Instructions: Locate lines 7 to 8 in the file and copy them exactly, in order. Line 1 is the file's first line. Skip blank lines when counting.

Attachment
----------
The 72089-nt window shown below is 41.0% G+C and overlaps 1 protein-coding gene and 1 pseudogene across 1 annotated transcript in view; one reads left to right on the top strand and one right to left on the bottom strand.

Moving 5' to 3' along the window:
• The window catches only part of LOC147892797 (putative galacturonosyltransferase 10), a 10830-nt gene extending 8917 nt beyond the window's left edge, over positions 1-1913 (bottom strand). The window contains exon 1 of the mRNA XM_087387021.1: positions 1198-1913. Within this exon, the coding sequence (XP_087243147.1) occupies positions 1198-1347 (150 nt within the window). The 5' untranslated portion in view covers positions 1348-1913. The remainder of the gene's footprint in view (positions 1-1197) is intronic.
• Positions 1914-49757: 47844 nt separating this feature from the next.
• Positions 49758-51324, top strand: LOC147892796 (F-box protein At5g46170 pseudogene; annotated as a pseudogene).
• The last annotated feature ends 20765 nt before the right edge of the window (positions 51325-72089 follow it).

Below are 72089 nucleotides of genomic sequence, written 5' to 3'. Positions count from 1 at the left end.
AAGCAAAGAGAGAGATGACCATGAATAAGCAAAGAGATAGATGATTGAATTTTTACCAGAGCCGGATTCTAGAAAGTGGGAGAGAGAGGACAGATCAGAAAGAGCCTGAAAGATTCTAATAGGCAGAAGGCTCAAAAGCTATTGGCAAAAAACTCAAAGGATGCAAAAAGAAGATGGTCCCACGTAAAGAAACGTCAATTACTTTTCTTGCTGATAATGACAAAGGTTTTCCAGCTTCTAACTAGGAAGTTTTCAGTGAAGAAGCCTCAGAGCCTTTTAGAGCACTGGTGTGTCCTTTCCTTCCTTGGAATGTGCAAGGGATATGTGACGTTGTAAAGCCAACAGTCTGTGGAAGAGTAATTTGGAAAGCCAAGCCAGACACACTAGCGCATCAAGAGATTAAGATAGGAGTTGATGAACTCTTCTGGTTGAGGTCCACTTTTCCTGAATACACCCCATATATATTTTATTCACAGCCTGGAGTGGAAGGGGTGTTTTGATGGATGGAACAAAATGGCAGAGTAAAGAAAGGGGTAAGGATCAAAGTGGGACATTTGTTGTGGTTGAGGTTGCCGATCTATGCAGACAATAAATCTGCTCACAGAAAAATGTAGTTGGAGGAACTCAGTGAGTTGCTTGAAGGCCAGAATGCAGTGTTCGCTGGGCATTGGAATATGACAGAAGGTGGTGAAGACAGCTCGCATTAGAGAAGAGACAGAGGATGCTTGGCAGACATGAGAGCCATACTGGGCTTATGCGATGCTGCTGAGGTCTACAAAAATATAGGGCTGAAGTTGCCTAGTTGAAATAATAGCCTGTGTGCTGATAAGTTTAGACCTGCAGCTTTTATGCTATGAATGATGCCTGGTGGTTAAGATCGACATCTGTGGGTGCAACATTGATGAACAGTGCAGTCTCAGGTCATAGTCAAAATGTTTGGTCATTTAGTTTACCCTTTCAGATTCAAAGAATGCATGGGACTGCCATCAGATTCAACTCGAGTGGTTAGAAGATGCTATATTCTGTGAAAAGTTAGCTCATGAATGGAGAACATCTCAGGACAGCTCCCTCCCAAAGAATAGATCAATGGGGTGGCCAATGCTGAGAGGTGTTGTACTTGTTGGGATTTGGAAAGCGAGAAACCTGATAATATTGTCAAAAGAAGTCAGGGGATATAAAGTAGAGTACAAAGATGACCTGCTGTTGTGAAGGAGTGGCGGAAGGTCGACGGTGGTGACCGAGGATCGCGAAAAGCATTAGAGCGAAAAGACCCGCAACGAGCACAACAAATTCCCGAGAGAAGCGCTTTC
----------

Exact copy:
Below are 72089 nucleotides of genomic sequence, written 5' to 3'. Positions count from 1 at the left end.
AAGCAAAGAGAGAGATGACCATGAATAAGCAAAGAGATAGATGATTGAATTTTTACCAGAGCCGGATTCTAGAAAGTGGGAGAGAGAGGACAGATCAGAAAGAGCCTGAAAGATTCTAATAGGCAGAAGGCTCAAAAGCTATTGGCAAAAAACTCAAAGGATGCAAAAAGAAGATGGTCCCACGTAAAGAAACGTCAATTACTTTTCTTGCTGATAATGACAAAGGTTTTCCAGCTTCTAACTAGGAAGTTTTCAGTGAAGAAGCCTCAGAGCCTTTTAGAGCACTGGTGTGTCCTTTCCTTCCTTGGAATGTGCAAGGGATATGTGACGTTGTAAAGCCAACAGTCTGTGGAAGAGTAATTTGGAAAGCCAAGCCAGACACACTAGCGCATCAAGAGATTAAGATAGGAGTTGATGAACTCTTCTGGTTGAGGTCCACTTTTCCTGAATACACCCCATATATATTTTATTCACAGCCTGGAGTGGAAGGGGTGTTTTGATGGATGGAACAAAATGGCAGAGTAAAGAAAGGGGTAAGGATCAAAGTGGGACATTTGTTGTGGTTGAGGTTGCCGATCTATGCAGACAATAAATCTGCTCACAGAAAAATGTAGTTGGAGGAACTCAGTGAGTTGCTTGAAGGCCAGAATGCAGTGTTCGCTGGGCATTGGAATATGACAGAAGGTGGTGAAGACAGCTCGCATTAGAGAAGAGACAGAGGATGCTTGGCAGACATGAGAGCCATACTGGGCTTATGCGATGCTGCTGAGGTCTACAAAAATATAGGGCTGAAGTTGCCTAGTTGAAATAATAGCCTGTGTGCTGATAAGTTTAGACCTGCAGCTTTTATGCTATGAATGATGCCTGGTGGTTAAGATCGACATCTGTGGGTGCAACATTGATGAACAGTGCAGTCTCAGGTCATAGTCAAAATGTTTGGTCATTTAGTTTACCCTTTCAGATTCAAAGAATGCATGGGACTGCCATCAGATTCAACTCGAGTGGTTAGAAGATGCTATATTCTGTGAAAAGTTAGCTCATGAATGGAGAACATCTCAGGACAGCTCCCTCCCAAAGAATAGATCAATGGGGTGGCCAATGCTGAGAGGTGTTGTACTTGTTGGGATTTGGAAAGCGAGAAACCTGATAATATTGTCAAAAGAAGTCAGGGGATATAAAGTAGAGTACAAAGATGACCTGCTGTTGTGAAGGAGTGGCGGAAGGTCGACGGTGGTGACCGAGGATCGCGAAAAGCATTAGAGCGAAAAGACCCGCAACGAGCACAACAAATTCCCGAGAGAAGCGCTTTC